Education student creates tutoring program for K-12 students in Austin area


Photo Credit: Rocky Higine | Daily Texan Staff

For Alexa Cumming, a break from her Zoom class usually looks like scrolling through her Twitter feed. But for the elementary school students she tutors, it might involve running laps around the house. 

Cumming, a speech, language and hearing sciences freshman, is a tutor with The Texas Learning Pod, a tutoring service that connects UT students with K-12 students in the Austin area. 

Education junior Natalie Ward started the service in July after she noticed more parents on Facebook looking for tutors rather than babysitters. She said almost 150 families contacted her when she offered tutoring services. Unable to take on every family, she started The Texas Learning Pod.

“I think it's great that (we’re) able to help these families,” Ward said. “A lot of (the kids) are elementary school-aged, and that's (an) important time in (their) education. A lot of people see it as glorified daycare, but that's when (kids) develop the most.”

On Sept. 1, the Austin Independent School District announced their reopening plan. It will start with remote learning for the first four weeks of instruction, and after then families can choose to send their child back to school for in-person instruction. 

Ward said around 180 UT students applied to tutor, but because of scheduling differences, she only matched 50 students to 50 families. Payment varies based on the number of kids in a home. Tutors get paid around $16 to $20 hourly and receive 80% of the profit. Ward gets the remaining 20%. 

When the tutor is first matched to a family, they coordinate with the parents to set a tutoring schedule and mutual agreement on COVID-19 guidelines. While the parents are typically at work, tutors work with their client’s kids one-on-one at the family home.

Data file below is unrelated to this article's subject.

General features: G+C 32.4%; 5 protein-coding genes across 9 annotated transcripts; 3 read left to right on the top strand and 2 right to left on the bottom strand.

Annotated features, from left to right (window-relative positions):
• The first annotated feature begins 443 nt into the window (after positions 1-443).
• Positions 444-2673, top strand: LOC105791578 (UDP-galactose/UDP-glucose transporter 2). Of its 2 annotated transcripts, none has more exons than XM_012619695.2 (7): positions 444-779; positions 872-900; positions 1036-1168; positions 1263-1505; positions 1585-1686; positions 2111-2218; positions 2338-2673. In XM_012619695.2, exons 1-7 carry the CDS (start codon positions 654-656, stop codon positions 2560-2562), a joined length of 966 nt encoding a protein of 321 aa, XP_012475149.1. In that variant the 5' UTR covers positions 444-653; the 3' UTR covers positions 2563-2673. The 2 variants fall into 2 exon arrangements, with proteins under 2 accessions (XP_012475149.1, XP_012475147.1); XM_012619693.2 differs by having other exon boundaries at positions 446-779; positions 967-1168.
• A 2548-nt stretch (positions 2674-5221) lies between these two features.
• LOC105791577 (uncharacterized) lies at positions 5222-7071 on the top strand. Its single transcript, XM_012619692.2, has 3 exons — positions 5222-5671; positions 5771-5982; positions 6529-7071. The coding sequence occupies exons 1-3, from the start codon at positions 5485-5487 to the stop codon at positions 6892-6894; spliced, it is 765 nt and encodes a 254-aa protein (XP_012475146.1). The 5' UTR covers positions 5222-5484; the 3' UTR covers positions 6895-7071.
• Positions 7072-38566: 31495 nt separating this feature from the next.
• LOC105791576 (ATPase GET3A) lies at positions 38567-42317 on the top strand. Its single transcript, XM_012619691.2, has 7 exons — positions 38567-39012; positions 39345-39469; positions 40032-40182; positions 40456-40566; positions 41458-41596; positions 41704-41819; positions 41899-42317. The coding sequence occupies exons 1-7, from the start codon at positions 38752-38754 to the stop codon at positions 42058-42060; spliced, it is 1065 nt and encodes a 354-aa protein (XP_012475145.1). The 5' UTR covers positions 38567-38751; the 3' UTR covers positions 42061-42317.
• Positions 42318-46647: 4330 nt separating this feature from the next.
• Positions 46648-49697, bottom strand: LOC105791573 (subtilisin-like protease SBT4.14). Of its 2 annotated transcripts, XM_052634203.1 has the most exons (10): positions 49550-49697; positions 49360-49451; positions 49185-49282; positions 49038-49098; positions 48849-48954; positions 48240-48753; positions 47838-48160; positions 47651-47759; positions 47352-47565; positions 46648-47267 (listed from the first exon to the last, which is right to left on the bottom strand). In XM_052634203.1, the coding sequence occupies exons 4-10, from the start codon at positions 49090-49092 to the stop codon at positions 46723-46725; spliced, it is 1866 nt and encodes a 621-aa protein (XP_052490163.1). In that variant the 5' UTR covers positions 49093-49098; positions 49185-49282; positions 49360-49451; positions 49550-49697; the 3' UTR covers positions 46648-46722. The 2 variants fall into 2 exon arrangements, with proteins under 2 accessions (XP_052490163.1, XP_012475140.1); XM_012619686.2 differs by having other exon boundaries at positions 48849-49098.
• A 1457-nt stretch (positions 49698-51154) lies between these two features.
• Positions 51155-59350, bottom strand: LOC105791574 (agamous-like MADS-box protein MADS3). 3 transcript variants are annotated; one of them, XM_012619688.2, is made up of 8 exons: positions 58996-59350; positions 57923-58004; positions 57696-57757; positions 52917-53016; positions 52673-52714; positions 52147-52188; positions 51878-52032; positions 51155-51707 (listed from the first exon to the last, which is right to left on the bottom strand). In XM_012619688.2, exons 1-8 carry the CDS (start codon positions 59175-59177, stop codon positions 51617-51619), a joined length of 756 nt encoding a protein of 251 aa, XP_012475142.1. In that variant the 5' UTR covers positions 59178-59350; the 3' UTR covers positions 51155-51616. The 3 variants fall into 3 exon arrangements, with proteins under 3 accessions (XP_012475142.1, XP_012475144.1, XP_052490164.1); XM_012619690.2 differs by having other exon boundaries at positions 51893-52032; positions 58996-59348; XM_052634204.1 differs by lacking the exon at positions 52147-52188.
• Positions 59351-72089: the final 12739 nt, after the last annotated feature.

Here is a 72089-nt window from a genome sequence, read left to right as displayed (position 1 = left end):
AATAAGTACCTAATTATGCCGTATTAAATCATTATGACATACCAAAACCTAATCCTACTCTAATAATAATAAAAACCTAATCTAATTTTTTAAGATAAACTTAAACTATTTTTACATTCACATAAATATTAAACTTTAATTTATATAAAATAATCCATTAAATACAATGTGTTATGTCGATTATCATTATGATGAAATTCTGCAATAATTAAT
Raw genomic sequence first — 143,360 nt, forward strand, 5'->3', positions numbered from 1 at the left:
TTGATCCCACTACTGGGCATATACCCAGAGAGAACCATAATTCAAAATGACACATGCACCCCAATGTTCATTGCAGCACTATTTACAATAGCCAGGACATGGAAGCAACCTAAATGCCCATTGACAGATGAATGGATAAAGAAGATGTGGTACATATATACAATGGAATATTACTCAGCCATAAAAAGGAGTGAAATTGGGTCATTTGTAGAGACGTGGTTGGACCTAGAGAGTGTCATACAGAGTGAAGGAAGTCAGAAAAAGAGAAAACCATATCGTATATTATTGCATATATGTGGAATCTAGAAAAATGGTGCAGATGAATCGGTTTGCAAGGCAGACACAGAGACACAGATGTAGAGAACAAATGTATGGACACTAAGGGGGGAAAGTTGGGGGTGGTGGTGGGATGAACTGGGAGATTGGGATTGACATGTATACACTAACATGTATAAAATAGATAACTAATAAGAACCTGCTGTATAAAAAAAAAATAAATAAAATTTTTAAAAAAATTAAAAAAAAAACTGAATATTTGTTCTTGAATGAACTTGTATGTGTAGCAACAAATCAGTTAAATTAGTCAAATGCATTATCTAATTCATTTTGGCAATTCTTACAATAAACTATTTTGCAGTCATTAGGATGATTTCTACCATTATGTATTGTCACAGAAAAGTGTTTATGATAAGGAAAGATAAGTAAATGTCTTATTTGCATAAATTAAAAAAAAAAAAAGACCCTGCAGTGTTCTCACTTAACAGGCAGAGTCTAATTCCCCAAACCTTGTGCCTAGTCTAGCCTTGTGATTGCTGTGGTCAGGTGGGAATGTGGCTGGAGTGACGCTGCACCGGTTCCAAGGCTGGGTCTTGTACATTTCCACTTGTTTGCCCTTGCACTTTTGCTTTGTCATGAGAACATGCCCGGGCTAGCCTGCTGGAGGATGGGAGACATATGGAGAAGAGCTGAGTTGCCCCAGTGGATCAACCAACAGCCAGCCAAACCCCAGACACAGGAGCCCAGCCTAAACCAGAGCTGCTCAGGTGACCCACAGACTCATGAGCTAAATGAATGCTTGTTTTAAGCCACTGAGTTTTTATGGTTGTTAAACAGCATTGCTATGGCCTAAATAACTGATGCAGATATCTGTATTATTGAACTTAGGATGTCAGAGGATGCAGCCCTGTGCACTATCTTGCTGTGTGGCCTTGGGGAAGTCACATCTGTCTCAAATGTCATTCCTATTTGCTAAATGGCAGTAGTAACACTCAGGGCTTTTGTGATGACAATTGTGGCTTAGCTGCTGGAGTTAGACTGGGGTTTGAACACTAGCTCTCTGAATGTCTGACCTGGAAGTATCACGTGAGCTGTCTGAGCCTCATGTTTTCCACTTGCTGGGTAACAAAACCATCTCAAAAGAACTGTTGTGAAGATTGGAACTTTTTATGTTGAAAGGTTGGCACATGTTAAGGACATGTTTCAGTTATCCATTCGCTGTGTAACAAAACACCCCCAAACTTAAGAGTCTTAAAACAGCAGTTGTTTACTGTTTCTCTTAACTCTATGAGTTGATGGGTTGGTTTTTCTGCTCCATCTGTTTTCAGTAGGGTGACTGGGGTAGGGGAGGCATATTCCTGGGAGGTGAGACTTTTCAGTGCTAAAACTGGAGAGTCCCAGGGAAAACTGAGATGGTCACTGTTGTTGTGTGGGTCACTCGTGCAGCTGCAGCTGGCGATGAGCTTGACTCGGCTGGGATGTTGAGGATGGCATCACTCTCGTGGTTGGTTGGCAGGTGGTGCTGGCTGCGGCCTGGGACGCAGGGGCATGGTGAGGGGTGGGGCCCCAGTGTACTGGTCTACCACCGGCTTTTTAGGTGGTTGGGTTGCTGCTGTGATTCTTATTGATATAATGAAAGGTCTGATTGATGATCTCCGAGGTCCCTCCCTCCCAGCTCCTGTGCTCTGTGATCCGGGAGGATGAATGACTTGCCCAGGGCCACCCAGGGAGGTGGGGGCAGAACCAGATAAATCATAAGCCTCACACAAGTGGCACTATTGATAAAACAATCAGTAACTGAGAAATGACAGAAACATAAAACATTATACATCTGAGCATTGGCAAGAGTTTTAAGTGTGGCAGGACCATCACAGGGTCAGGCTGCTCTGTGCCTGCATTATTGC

To give the tutoring sessions more of a classroom feel, Ward said she offers tutors lesson plans with hands-on activities such as science experiments. 

“Online school for these kids is just sitting in front of a computer and listening to the teacher talk,” Ward said. “It's really important for kids to also be able to touch something and see if they can make it work.”

Education junior Caroline Campbell said she found out about The Texas Learning Pod through Ward. She said this is her first job teaching and tutoring kids. 

“I was a little nervous going in but also confident because this is what I want to do for my career,” Campbell said. “I looked back at my notes from previous classes and talked to my parents and grandparents because they are also educators.” 

Campbell said she did a science experiment with her students using an ice cube and water to teach them about solids, liquids and gasses. 

“They were really into that and told me they wanted to do a blowing up experiment sometime, so I've been trying to come up with a fun experiment for them to do,” Campbell said. 

Cumming heard about The Texas Learning Pod through a Facebook group. She said the first and second graders she tutors are immunocompromised and will not be going to school this year.

“I have been wearing my mask and following (the Centers for Disease Control and Prevention) guidelines, so (I) haven’t had any issues with (COVID-19), but I have been more careful about where I go because of (the students),” Cumming said. 

Cumming said she hopes to make learning enjoyable for the kids even in these unusual circumstances. 

“They're both really bright kids,” Cumming said. “I want them to realize that learning is interesting and fun, and it's not always as frustrating as it seems right now.”